Years after the housing crash, American taxpayers still guarantee repayment for three out of every four mortgages, according an article from the Wall Street Journal. Author, Edward Demarco challenges this implication on taxpayers by suggesting that Fannie Mae and Freddie Mac be reformed and removed from taxpayers pockets.
"Taxpayers shouldn’t be left holding the bag for mortgage defaults."
Demarco, a senior fellow at the Milken Institute’s Center for Financial Markets who from 2009 to 2014 served as acting director of the Federal Housing Finance Agency (FHFA), conservator for Fannie Mae and Freddie Mac, believes that reform is necessary for the GSEs to fix fundamental problems with the system. He also feels that this is a policy that presidential candidates need to address.
"Several comprehensive legislative proposals to replace Fannie and Freddie and revisit overall housing policy have been made," Demarco said. "But nothing has happened. So taxpayers guarantee repayment to investors on roughly three out of every four new mortgages today."
He adds, "taxpayers shouldn’t be left holding the bag for mortgage defaults," and as a solution, private capital needs to placed back into the system.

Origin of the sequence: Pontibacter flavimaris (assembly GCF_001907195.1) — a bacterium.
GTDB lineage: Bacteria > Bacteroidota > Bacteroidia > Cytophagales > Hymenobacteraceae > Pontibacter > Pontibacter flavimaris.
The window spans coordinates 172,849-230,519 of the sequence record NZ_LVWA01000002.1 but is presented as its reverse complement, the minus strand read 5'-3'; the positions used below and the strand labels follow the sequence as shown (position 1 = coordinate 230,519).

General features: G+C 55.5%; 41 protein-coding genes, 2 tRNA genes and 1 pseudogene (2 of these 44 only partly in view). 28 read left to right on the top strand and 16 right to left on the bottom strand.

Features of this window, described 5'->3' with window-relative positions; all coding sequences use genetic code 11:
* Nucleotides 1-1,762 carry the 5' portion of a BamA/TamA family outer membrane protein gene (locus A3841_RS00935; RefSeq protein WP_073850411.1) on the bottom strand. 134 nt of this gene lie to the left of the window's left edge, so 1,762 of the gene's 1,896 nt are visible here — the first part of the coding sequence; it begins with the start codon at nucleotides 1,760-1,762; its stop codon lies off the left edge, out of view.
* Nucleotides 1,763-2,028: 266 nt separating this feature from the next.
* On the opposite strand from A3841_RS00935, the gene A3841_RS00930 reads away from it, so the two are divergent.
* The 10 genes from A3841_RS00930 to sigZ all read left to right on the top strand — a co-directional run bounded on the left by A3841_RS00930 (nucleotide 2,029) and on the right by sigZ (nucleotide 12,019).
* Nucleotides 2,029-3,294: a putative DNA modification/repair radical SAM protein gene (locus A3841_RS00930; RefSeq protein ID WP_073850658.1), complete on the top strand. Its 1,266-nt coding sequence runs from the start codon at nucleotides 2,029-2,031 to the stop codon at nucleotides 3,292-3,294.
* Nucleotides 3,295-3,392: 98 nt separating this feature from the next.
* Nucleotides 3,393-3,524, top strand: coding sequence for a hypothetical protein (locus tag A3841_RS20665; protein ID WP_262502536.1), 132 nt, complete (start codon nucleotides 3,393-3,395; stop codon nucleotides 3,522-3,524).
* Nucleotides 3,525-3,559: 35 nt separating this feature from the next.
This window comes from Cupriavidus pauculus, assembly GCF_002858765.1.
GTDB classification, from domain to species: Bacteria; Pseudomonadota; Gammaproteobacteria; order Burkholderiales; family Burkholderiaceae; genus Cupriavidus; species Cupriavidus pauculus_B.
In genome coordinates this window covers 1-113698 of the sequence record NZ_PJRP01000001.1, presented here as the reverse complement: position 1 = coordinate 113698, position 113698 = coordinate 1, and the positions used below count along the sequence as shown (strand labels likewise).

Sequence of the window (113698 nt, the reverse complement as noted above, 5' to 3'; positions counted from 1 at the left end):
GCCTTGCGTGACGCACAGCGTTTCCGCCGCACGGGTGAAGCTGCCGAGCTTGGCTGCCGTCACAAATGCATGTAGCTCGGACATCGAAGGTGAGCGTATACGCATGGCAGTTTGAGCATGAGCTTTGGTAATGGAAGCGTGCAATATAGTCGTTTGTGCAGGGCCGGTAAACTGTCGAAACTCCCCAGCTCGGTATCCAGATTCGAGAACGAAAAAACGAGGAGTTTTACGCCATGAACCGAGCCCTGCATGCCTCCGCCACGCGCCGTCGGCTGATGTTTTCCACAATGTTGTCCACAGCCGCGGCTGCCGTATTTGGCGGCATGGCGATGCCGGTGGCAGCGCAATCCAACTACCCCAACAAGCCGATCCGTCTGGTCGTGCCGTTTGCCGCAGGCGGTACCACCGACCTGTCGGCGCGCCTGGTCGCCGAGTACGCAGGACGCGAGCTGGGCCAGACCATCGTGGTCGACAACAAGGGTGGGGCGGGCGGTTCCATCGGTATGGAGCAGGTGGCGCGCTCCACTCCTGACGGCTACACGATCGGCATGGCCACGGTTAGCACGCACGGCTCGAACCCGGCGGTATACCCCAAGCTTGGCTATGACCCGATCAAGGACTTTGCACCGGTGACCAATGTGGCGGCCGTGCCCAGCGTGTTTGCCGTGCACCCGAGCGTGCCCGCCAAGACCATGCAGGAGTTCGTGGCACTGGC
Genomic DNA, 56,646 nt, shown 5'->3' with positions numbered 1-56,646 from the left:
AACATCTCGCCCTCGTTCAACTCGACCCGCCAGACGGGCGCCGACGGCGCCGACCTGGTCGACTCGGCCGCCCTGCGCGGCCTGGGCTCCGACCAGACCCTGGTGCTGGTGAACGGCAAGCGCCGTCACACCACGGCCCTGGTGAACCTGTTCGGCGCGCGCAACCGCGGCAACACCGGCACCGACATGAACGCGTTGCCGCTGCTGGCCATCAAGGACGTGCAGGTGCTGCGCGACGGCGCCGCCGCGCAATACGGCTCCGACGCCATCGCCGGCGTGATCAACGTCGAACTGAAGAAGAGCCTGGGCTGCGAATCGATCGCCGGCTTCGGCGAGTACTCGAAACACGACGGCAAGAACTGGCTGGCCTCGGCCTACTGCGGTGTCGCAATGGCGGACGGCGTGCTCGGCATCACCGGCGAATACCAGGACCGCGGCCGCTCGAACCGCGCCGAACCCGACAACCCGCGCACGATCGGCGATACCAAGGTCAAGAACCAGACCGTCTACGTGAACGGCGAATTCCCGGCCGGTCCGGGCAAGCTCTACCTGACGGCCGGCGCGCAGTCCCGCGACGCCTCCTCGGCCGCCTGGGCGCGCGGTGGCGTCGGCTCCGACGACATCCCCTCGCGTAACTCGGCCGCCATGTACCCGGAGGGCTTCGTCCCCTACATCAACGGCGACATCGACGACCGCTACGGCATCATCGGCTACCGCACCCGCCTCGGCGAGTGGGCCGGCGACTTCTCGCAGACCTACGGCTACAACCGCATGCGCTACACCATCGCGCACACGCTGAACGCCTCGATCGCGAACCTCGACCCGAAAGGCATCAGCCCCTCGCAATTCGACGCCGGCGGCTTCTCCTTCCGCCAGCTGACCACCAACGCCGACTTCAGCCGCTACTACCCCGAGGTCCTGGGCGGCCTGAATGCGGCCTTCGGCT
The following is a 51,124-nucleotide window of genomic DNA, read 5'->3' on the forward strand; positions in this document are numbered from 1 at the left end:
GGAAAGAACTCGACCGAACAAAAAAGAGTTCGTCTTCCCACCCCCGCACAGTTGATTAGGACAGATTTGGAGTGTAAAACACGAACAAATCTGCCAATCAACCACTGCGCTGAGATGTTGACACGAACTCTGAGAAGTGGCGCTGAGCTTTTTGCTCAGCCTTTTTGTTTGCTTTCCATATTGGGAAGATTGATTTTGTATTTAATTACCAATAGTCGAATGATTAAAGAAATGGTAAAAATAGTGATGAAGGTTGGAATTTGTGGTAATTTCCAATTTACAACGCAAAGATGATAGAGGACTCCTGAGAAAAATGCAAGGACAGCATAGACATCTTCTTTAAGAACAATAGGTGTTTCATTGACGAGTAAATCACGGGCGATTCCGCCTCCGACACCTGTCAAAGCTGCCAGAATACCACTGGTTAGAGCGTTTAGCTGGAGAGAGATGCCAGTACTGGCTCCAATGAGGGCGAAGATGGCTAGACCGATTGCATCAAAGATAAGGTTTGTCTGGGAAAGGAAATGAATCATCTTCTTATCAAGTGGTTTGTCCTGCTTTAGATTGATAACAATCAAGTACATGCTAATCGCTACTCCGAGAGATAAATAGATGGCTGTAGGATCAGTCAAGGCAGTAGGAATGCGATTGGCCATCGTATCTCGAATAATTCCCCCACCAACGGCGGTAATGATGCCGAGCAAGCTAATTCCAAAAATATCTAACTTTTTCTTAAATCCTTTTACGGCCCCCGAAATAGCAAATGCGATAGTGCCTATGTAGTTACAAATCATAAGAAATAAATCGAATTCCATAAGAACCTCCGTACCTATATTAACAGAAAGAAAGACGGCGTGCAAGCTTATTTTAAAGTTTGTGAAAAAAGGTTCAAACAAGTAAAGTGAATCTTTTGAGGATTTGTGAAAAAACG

According to the article, Congress is urged to pass legislation that will ensure all securitizations involve enough risk transfer so taxpayers are left with credit risk only in dire situations.
Demarco also suggests that reforms under the FHFA's direction need to accommodate firms outside of Fannie and Freddie. The common securitization platform introduced by FHFA in 2012 will fix this issue by opening up the door to other firms to issue mortgage-backed securities equivalent to Fannie and Freddie’s.
"These two steps aren’t controversial. Every major legislative proposal in the past few years, Democratic and Republican, included them," Demarco noted. "What is needed is leadership, if not from the White House then from Congress. Government spends billions a year, including tax expenditures, on housing, much of which subsidizes higher-income homeowners. How could we eliminate some of this spending while redirecting another portion of it to the truly disadvantaged? Now that’s a discussion worthy of a presidential debate."